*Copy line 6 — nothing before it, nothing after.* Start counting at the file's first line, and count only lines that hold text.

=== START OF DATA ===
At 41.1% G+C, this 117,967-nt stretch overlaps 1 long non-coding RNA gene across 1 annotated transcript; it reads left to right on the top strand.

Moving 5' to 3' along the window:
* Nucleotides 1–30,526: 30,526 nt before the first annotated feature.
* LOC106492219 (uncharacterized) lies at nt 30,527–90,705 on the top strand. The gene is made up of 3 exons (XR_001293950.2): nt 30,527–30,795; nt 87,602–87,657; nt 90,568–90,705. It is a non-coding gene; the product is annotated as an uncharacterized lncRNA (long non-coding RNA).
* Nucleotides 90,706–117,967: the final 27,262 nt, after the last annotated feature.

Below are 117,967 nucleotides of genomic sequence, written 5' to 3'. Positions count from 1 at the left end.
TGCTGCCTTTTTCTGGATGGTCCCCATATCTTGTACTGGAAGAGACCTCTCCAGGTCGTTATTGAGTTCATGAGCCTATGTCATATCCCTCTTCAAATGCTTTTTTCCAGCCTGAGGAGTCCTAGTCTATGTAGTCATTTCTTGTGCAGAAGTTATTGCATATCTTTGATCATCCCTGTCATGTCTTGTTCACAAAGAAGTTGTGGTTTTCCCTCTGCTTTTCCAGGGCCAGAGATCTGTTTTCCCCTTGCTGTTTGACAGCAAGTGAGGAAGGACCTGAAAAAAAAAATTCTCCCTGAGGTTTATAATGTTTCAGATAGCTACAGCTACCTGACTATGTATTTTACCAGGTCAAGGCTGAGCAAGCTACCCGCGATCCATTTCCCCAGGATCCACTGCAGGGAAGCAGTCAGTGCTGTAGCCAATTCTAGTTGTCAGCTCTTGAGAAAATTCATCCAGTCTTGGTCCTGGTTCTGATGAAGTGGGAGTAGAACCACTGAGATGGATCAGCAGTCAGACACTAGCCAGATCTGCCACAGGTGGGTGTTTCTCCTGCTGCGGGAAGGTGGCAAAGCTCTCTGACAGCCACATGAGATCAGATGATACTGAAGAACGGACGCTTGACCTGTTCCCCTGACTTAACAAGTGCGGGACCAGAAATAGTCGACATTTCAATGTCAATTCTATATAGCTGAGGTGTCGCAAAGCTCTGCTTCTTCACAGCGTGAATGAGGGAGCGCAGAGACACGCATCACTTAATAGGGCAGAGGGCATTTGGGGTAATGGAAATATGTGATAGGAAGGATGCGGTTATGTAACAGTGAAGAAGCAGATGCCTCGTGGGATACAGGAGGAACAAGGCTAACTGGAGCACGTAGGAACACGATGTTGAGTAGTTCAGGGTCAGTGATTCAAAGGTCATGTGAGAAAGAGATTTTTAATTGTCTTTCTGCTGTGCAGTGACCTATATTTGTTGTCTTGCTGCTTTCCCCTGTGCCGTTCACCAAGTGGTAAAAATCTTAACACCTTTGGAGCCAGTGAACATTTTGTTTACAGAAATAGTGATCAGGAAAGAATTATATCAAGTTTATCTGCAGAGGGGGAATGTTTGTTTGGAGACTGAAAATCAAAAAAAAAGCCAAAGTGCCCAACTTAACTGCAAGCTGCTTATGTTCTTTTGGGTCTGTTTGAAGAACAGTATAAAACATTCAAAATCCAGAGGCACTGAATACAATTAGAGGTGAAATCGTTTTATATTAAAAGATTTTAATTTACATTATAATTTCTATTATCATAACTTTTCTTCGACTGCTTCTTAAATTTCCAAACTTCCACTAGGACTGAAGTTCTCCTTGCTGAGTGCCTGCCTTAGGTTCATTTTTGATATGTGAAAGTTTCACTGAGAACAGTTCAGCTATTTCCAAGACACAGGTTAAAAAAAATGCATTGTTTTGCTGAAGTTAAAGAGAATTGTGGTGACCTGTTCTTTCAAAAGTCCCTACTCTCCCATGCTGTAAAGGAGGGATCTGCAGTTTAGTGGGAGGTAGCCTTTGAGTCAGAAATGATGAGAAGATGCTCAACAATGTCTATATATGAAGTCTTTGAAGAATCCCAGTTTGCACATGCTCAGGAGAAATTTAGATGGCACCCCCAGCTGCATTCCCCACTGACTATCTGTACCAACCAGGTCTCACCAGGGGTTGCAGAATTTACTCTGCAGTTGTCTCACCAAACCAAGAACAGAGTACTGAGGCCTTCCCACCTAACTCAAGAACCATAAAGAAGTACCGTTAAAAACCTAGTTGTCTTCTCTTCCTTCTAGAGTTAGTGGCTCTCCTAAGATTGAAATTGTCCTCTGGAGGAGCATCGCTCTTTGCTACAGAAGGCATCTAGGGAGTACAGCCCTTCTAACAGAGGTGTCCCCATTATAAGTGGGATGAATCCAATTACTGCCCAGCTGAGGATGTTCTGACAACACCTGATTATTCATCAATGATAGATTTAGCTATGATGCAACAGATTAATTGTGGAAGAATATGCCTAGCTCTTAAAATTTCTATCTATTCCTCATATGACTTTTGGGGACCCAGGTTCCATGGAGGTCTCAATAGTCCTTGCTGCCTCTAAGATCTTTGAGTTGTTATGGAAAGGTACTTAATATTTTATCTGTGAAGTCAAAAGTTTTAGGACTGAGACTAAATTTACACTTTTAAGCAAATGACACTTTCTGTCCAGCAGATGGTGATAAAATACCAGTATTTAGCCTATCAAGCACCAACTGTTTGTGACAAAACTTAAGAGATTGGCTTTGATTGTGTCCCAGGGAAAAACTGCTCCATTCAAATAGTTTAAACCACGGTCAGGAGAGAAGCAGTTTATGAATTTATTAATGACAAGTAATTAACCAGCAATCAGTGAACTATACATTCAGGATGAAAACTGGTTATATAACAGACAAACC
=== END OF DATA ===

Below are 117,967 nucleotides of genomic sequence, written 5' to 3'. Positions count from 1 at the left end.